Five current and former Metropolitan Transportation Authority employees have been charged with fraud for falsely claiming to have worked hundreds of hours of overtime that they did not in fact work.
The L.I.R.R. and NYC Transit workers were being paid while at home, on vacation or bowling, federal prosecutors said.
The defendants – Thomas Caputo, Joseph Ruzzo, John Nugent, Joseph Balestra and Michael Gundersen – are expected to appear in court later Thursday.
"The alleged conduct by these MTA employees is an egregious betrayal of public trust," Tim Minton, communications director at the MTA, said in a statement. "The MTA has implemented a number of aggressive overtime controls that substantially increase oversight and accountability -- already resulting in a reduction of $105 million in overtime in 2019 alone and the implementation of a five-year plan to cut overtime costs by nearly $1 billion. We will continue to root out waste, fraud and abuse wherever it occurs and will continue cooperating fully with this critically important investigation."
The FBI called the workers' alleged scheme “incredibly blatant.”
“In the case of at least one defendant, the excessive compensation he received from the MTA was equivalent to purportedly working 10 additional hours a day, every day, for 365 days,” the FBI’s Bill Sweeney said. "The others weren’t far behind, collectively earning more than $1 million in overtime pay.”
In the case of Caputo, court records said he was paid approximately $461,000, most of it in claimed overtime, making him the highest-paid employee at the MTA during 2018 – higher than, for example, the MTA chairman.
The MTA inspector general compared the time records for the defendants with various records that established their true whereabouts, such as location information for their cellular phones, bank records, MTA building access card data, work and personal emails and social media records, and records from third parties such as a bowling alley where Caputo participated in bowling league games despite claiming to work an average of 10 hours of overtime every single day of 2018.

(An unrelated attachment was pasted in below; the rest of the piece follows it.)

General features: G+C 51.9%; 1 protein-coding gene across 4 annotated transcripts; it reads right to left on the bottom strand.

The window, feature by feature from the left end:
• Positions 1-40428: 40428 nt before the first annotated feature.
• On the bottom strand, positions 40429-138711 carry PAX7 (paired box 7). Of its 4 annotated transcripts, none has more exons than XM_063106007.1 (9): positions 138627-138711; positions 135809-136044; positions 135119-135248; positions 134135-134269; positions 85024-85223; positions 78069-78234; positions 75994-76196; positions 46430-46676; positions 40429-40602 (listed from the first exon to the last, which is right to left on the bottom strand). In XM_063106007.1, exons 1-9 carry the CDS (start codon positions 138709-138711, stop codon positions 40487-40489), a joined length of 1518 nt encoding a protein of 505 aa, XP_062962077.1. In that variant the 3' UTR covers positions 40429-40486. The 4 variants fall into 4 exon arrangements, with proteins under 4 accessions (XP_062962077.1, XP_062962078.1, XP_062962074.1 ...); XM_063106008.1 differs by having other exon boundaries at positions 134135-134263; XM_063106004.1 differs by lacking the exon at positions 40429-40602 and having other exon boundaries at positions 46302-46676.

The men were each absent from work for hundreds of hours, for which they falsely claimed to have been present and worked in time reports submitted to the MTA, the criminal complaint said.
“As a result, each received at least thousands of dollars in unjustified and fraudulently obtained compensation,” the complaint said.
Anthony Simon, general chairman of the SMART Transportation Division, the L.I.R.R.’s largest union, defended the workers in a statement: “These accusations of overtime abuse and the pending investigations are approaching 2 years old. If a few workers have been pulled out of this investigation they have every right to the process to defend the accusations. They have worked tirelessly throughout these difficult times and are innocent until proven otherwise.”